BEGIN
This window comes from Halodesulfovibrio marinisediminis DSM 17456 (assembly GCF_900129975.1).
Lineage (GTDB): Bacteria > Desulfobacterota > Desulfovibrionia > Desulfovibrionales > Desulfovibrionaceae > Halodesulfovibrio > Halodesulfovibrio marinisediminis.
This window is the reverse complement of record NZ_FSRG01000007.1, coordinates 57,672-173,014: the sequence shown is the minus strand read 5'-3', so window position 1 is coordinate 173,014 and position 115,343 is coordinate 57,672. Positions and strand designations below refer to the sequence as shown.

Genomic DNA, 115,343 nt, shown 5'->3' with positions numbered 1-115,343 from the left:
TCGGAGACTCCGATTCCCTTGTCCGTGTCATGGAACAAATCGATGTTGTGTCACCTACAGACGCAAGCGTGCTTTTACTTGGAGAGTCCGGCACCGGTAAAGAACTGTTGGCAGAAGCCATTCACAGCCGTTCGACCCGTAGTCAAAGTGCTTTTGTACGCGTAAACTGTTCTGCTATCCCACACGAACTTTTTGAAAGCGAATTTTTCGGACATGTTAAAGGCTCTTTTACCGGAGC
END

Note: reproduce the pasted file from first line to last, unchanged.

This window comes from Halodesulfovibrio marinisediminis DSM 17456 (assembly GCF_900129975.1).
Lineage (GTDB): Bacteria > Desulfobacterota > Desulfovibrionia > Desulfovibrionales > Desulfovibrionaceae > Halodesulfovibrio > Halodesulfovibrio marinisediminis.
This window is the reverse complement of record NZ_FSRG01000007.1, coordinates 57,672-173,014: the sequence shown is the minus strand read 5'-3', so window position 1 is coordinate 173,014 and position 115,343 is coordinate 57,672. Positions and strand designations below refer to the sequence as shown.

Genomic DNA, 115,343 nt, shown 5'->3' with positions numbered 1-115,343 from the left:
TCGGAGACTCCGATTCCCTTGTCCGTGTCATGGAACAAATCGATGTTGTGTCACCTACAGACGCAAGCGTGCTTTTACTTGGAGAGTCCGGCACCGGTAAAGAACTGTTGGCAGAAGCCATTCACAGCCGTTCGACCCGTAGTCAAAGTGCTTTTGTACGCGTAAACTGTTCTGCTATCCCACACGAACTTTTTGAAAGCGAATTTTTCGGACATGTTAAAGGCTCTTTTACCGGAGC